Maj. Gen. Jawad Rumi Daini
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Maj. Gen. Jawad Rumi Daini

Maj. Gen. Jawad Rumi Daini
Maj. Gen. Jawad Rumi Daini, before his fall from grace, when he was the Iraqi army commander in east Baghdad, an area that encompassed Sunni and Shiite districts. He was long retired from Saddam Hussein’s army when he got a request to join the new army after the U.S.-led invasion. “I thought I was setting Iraq on the right path.” he says. “His biggest strength was he was a patriot,” said a senior U.S. officer who worked closely with him. (Daini Family)
Pilgrims before Kadhimiya stampede in 2005
Shiite pilgrims cross Baghdad’s Two Imams Bridge over the Tigris River toward the Imam Musa al Kadhim shrine to mark the saint’s death anniversary. Thousands had gathered for the event, a triumphant display of Shiite resurgence and religious freedom after Saddam Hussein’s ouster. But it ended in tragedy with a stampede as pilgrims tried to flee after rumors of a suicide bomber in their midst. Nearly 1,000 died. (Hadi Mizban / Associated Press)
Kadhimiya stampede in 2005
A woman weeps as she passes piles of shoes and debris left after the stampede on the Two Imams Bridge leading to the Kadhimiya shrine in the Baghdad. Daini, who was stationed on the Adhamiya side, said he removed all barriers on his side on ministry orders, but his counterpart in Kadhmiya had opened only a small pathway and said there were no such orders. (Samir Mizban / Associated Press)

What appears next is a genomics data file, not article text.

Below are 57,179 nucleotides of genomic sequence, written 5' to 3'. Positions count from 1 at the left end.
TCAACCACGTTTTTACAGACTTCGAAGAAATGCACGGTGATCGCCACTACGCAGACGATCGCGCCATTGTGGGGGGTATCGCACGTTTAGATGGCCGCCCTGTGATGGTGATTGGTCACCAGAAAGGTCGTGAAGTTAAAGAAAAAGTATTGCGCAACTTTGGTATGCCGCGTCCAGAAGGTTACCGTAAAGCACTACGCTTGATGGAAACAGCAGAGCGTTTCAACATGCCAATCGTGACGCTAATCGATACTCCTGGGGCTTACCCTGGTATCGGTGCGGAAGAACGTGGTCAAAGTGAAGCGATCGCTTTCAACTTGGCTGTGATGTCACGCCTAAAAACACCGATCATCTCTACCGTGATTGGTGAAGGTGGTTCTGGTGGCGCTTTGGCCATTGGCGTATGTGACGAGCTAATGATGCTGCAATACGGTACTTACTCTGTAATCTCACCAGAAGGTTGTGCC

Victims of Kadhimiya stampede in 2005
At Baghdad’s Medical City Hospital, a man weeps over the body of a relative who died in the Kadhimiya stampede. In the aftermath, Daini was blamed for the disaster, said one Iraq official, because the Defense Ministry needed a fall guy. Daini believes his counterpart in Kadhimiya, with close ties to the current defense minister and Shiite militias, set him up to take the fall. (Hadi Mizban / Associated Press)
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